Of course, there's no question that sharks deserve a healthy dose of respect. They are top predators after all. But these powerful animals have evolved to help maintain balanced marine ecosystems — and health oceans are integral for our survival.
In an op-ed piece on The Boston Globe's website, Aquarium Explorer-in-Residence Brian Skerry is asking for a sea change in the way we think about sharks. Here is an excerpt from his piece:
"So with sharks making headlines once again, we should pause to consider the value of these misunderstood animals. Lets take our curiosity and intrigue about sharks to the next level and seek to learn even more about them. Awareness will be followed by concern, followed by conservation."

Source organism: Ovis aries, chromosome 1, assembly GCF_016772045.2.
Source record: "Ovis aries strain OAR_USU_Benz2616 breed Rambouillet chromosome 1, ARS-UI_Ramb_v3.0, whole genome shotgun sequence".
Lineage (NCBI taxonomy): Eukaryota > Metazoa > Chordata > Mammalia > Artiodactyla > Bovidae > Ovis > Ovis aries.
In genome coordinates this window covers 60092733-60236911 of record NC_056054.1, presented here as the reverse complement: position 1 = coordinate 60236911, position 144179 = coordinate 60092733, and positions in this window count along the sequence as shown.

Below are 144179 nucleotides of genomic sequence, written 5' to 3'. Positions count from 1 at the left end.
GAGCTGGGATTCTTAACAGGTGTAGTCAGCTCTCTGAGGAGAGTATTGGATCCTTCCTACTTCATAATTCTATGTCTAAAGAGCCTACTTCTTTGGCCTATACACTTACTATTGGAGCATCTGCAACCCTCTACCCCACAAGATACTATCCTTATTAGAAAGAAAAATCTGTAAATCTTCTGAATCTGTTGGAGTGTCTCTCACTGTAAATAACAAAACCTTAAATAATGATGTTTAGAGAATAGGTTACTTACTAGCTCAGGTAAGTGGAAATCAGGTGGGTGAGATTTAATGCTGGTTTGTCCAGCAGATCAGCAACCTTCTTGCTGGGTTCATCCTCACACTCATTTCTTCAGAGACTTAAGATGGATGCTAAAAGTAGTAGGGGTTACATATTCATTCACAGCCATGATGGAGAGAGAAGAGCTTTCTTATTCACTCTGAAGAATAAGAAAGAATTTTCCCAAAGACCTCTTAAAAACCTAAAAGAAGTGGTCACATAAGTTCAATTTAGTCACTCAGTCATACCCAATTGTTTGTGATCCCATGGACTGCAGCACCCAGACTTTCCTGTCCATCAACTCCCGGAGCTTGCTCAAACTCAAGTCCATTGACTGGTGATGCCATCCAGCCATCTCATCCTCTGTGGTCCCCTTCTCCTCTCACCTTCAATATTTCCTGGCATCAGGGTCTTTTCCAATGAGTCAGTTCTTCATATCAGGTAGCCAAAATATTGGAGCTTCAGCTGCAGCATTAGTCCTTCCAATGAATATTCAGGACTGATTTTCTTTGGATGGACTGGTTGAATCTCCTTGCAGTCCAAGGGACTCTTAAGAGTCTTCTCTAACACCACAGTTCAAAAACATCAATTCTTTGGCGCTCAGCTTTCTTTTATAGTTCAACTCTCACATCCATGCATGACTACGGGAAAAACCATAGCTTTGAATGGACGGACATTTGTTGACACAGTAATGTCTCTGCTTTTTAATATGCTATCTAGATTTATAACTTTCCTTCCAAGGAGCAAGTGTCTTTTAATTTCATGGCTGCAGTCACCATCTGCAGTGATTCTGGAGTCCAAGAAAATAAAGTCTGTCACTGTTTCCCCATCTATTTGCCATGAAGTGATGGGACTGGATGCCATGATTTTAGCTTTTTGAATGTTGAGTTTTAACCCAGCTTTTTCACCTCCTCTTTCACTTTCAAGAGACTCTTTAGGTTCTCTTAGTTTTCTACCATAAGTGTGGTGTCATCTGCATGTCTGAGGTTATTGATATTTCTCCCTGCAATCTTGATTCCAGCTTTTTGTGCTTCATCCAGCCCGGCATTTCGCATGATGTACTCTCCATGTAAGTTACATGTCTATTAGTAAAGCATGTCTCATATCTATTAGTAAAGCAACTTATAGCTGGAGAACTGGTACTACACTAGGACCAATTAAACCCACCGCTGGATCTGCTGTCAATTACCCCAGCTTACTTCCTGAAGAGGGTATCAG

Read the entire piece.
Aquarium explorers have long shared their encounters with sharks, from a solitary great hammerhead shark to the reef dwelling sharks in the Phoenix Islands Protected Area to baby lemon sharks in mangroves. But these encounters may become fewer and far between. As Skerry writes, "we have lost an estimated 90 percent of shark populations to our own predatory behaviors like overfishing and “finning” sharks for shark fin soup." As Discovery Channel's Shark Week looms, consider the importance of these animals as you marvel the power and majesty of these apex predators.